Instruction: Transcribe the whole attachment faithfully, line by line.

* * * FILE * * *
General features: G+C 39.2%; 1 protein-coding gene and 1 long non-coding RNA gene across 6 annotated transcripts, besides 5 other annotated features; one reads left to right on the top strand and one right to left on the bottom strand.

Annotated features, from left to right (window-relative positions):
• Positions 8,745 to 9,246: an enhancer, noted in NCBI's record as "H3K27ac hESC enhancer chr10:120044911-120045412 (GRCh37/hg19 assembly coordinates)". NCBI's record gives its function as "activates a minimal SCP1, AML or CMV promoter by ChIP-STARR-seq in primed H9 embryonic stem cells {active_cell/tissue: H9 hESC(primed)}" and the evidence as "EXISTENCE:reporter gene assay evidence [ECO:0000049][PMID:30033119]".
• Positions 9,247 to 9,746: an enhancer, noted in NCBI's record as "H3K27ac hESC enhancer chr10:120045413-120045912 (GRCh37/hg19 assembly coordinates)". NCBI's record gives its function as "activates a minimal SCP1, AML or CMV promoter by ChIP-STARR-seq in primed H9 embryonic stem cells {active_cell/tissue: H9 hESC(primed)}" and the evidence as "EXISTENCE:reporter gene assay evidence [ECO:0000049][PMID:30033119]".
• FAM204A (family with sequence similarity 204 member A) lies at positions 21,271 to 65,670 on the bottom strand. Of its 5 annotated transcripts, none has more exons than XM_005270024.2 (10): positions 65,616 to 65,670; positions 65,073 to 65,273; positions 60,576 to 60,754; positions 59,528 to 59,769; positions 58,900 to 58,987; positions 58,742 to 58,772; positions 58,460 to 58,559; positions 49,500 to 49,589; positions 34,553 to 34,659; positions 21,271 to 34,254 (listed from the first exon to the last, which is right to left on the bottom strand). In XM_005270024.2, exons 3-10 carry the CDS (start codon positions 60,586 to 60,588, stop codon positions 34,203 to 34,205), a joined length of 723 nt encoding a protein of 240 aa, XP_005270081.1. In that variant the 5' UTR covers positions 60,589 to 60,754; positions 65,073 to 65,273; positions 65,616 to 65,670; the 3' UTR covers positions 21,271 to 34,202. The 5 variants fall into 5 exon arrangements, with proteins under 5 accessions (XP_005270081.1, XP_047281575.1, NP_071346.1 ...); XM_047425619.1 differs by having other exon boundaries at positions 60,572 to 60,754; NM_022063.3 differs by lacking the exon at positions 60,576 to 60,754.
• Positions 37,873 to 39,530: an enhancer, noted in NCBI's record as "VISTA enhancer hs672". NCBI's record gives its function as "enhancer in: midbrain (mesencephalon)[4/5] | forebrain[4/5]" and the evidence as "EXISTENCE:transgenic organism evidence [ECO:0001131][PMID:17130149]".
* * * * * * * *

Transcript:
General features: G+C 39.2%; 1 protein-coding gene and 1 long non-coding RNA gene across 6 annotated transcripts, besides 5 other annotated features; one reads left to right on the top strand and one right to left on the bottom strand.

Annotated features, from left to right (window-relative positions):
• Positions 8,745 to 9,246: an enhancer, noted in NCBI's record as "H3K27ac hESC enhancer chr10:120044911-120045412 (GRCh37/hg19 assembly coordinates)". NCBI's record gives its function as "activates a minimal SCP1, AML or CMV promoter by ChIP-STARR-seq in primed H9 embryonic stem cells {active_cell/tissue: H9 hESC(primed)}" and the evidence as "EXISTENCE:reporter gene assay evidence [ECO:0000049][PMID:30033119]".
• Positions 9,247 to 9,746: an enhancer, noted in NCBI's record as "H3K27ac hESC enhancer chr10:120045413-120045912 (GRCh37/hg19 assembly coordinates)". NCBI's record gives its function as "activates a minimal SCP1, AML or CMV promoter by ChIP-STARR-seq in primed H9 embryonic stem cells {active_cell/tissue: H9 hESC(primed)}" and the evidence as "EXISTENCE:reporter gene assay evidence [ECO:0000049][PMID:30033119]".
• FAM204A (family with sequence similarity 204 member A) lies at positions 21,271 to 65,670 on the bottom strand. Of its 5 annotated transcripts, none has more exons than XM_005270024.2 (10): positions 65,616 to 65,670; positions 65,073 to 65,273; positions 60,576 to 60,754; positions 59,528 to 59,769; positions 58,900 to 58,987; positions 58,742 to 58,772; positions 58,460 to 58,559; positions 49,500 to 49,589; positions 34,553 to 34,659; positions 21,271 to 34,254 (listed from the first exon to the last, which is right to left on the bottom strand). In XM_005270024.2, exons 3-10 carry the CDS (start codon positions 60,586 to 60,588, stop codon positions 34,203 to 34,205), a joined length of 723 nt encoding a protein of 240 aa, XP_005270081.1. In that variant the 5' UTR covers positions 60,589 to 60,754; positions 65,073 to 65,273; positions 65,616 to 65,670; the 3' UTR covers positions 21,271 to 34,202. The 5 variants fall into 5 exon arrangements, with proteins under 5 accessions (XP_005270081.1, XP_047281575.1, NP_071346.1 ...); XM_047425619.1 differs by having other exon boundaries at positions 60,572 to 60,754; NM_022063.3 differs by lacking the exon at positions 60,576 to 60,754.
• Positions 37,873 to 39,530: an enhancer, noted in NCBI's record as "VISTA enhancer hs672". NCBI's record gives its function as "enhancer in: midbrain (mesencephalon)[4/5] | forebrain[4/5]" and the evidence as "EXISTENCE:transgenic organism evidence [ECO:0001131][PMID:17130149]".